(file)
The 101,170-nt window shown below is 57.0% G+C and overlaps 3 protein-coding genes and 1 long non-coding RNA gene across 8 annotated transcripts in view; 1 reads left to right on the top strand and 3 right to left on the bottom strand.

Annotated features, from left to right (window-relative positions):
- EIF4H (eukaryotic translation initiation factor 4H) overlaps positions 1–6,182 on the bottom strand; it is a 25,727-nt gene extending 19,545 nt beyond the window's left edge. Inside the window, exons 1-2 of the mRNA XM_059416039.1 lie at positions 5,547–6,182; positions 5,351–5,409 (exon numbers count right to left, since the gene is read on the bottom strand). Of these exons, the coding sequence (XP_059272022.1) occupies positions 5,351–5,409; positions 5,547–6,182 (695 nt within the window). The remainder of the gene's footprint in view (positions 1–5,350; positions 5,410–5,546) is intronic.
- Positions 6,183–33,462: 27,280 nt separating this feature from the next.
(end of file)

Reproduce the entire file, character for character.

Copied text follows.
The 101,170-nt window shown below is 57.0% G+C and overlaps 3 protein-coding genes and 1 long non-coding RNA gene across 8 annotated transcripts in view; 1 reads left to right on the top strand and 3 right to left on the bottom strand.

Annotated features, from left to right (window-relative positions):
- EIF4H (eukaryotic translation initiation factor 4H) overlaps positions 1–6,182 on the bottom strand; it is a 25,727-nt gene extending 19,545 nt beyond the window's left edge. Inside the window, exons 1-2 of the mRNA XM_059416039.1 lie at positions 5,547–6,182; positions 5,351–5,409 (exon numbers count right to left, since the gene is read on the bottom strand). Of these exons, the coding sequence (XP_059272022.1) occupies positions 5,351–5,409; positions 5,547–6,182 (695 nt within the window). The remainder of the gene's footprint in view (positions 1–5,350; positions 5,410–5,546) is intronic.
- Positions 6,183–33,462: 27,280 nt separating this feature from the next.